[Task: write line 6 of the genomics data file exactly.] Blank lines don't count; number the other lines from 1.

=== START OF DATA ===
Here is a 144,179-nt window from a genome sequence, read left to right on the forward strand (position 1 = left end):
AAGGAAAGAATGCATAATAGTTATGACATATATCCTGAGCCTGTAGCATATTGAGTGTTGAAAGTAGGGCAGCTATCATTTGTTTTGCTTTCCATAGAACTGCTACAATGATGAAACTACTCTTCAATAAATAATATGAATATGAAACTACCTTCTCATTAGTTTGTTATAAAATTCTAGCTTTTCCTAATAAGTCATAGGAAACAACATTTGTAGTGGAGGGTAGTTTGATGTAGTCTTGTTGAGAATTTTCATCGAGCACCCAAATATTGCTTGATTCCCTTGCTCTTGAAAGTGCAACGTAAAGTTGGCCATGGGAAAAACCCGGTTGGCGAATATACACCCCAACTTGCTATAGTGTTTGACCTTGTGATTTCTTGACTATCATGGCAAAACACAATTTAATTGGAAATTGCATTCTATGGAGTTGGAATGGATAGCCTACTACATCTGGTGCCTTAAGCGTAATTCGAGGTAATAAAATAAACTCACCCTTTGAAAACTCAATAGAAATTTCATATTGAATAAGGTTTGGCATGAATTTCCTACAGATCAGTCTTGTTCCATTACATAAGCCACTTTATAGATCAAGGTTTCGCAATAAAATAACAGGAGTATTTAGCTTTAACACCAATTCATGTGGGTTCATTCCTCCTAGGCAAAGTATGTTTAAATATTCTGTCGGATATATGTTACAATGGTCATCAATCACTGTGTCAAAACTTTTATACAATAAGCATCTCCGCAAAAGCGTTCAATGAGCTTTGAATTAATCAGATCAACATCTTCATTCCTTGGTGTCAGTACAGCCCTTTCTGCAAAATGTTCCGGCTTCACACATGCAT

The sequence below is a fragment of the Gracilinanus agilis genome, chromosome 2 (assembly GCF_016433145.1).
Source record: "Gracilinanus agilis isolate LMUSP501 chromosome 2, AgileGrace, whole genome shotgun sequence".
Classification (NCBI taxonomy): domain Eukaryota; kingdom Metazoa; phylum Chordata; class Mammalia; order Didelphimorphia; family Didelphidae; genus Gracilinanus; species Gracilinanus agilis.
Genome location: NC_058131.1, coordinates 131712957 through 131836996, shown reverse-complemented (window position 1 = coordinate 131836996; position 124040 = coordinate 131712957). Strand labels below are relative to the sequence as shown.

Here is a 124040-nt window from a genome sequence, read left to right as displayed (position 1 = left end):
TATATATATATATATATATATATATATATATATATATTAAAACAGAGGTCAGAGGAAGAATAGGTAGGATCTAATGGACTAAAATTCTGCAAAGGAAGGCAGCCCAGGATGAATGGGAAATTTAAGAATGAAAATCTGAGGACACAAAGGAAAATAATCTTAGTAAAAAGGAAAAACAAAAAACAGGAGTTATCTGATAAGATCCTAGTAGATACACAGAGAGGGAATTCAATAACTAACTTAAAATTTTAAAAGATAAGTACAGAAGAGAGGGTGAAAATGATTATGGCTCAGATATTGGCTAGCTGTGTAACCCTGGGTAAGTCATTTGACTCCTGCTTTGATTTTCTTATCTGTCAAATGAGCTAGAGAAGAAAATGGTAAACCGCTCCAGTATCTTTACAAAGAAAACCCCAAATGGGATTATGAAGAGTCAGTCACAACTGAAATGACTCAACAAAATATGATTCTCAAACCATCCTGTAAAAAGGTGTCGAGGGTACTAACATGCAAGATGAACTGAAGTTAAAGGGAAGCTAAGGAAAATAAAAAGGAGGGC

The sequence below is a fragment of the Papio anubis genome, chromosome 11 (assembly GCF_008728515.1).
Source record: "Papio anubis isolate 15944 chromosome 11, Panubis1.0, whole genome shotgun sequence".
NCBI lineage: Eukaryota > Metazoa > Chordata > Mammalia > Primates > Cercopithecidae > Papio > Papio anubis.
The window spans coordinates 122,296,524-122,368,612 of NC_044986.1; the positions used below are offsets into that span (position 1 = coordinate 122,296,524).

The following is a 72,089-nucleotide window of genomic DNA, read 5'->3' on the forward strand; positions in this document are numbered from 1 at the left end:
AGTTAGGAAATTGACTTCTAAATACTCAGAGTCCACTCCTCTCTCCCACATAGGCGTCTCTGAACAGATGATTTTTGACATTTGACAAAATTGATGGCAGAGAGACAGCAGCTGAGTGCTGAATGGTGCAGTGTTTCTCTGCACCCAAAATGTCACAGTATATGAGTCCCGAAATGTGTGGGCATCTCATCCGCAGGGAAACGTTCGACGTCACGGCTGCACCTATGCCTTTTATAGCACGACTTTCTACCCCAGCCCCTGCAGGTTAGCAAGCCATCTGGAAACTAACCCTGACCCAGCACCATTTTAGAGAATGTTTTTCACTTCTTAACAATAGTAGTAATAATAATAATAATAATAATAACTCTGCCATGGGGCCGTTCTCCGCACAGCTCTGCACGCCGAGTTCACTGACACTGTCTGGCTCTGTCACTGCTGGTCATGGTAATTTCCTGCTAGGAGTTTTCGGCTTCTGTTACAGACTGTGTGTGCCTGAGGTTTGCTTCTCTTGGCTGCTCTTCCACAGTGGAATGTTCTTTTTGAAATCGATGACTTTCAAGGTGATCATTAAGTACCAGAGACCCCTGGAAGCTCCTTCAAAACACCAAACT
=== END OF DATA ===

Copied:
Genome location: NC_058131.1, coordinates 131712957 through 131836996, shown reverse-complemented (window position 1 = coordinate 131836996; position 124040 = coordinate 131712957). Strand labels below are relative to the sequence as shown.